The Y480 keyboard has not changed from the Y470 other than one important factor – it now has a backlight!  The keyboard backlight feature is a real luxury, it makes seeing keys in dimly lit rooms so much easier, increasing the usability factor.  Even if you’re a touch typist, you’ll sometimes need to look at the keyboard to find those out of reach keys or cursor movement shortcut keys, and if it’s dark then finding those is hard to do without a backlight.

Y480 backlit keyboard

In terms of usability, the Y480 keyboard is great.  The keys are well spaced and have a good amount of travel and tactile feedback.  It’s the same feel as the keyboard found on ThinkPads and not quite the same quality, but for a consumer notebook it is certainly above average.  A chiclet style design is used, this offers both a modern look and increases key spacing thereby reducing mistyping.  Lenovo calls the chiclet design AccuType.

y480 keyboard

The only quirk I don’t like about the Y480 keyboard is the fact it has the PgUp, PgDn, Home and End keys aligned on the far right side of the keyboard.  This is an unnatural location and different to most other keyboards, and even worse is the fact Lenovo shrunk the right Shift key to fit these keys in.

The Y480 touchpad has received an update, it’s just one giant touchpad with integrated buttons, commonly referred to as a clickpad and something people are used to seeing in the MacBook lineup. There is a small vertical line at the bottom of the touchpad to indicate the border between the left and right mouse buttons. In practice the touchpad works well, you can register a left-click by pushing down anywhere on the touchpad. I do miss the dimpled surface the Y470 had, the Y480 surface is smooth and not as textured.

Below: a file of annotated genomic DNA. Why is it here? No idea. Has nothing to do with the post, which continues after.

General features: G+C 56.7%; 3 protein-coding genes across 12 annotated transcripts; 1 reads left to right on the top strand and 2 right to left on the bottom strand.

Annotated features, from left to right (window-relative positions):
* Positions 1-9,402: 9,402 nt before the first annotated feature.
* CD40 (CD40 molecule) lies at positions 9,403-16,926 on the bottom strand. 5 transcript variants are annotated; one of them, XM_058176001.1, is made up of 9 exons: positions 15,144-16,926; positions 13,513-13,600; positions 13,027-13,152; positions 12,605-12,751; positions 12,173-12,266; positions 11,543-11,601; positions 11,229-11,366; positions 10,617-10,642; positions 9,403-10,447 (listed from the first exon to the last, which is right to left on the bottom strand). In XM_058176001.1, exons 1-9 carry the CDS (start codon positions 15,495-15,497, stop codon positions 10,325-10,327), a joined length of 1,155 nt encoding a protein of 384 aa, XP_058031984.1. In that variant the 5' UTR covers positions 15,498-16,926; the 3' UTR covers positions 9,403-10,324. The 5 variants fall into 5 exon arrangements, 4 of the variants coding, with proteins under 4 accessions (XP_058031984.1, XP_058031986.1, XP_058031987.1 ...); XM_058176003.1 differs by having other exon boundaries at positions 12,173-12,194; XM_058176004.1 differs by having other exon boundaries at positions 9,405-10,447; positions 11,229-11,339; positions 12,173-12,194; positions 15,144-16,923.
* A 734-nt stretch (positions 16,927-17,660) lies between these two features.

Lenovo Y480 Performance

This is the part people care the most about, buyers of the Y480 are looking for a portable laptop that has serious performance credentials.  The Y480 sports Intel’s technology in the form of a Core i7-3610QM processor and Intel HD 4000 graphics.  Also included is an Nvidia GeForce GT 640M LE dedicated graphics card.  This GPU is not using the new Nvidia Kepler architecture, but rather the old Fermi.  The 640M in the Lenovo Y480 will therefore disappoint some users as it’s about on par with last years graphics card releases, such as the AMD 7690M and Nvidia GT 555M that came in the Y470.  Later on in the year Lenovo should have configurations of the Y480 available with the faster Nvidia 650M or 660M graphics cards, but at this time those are not an option.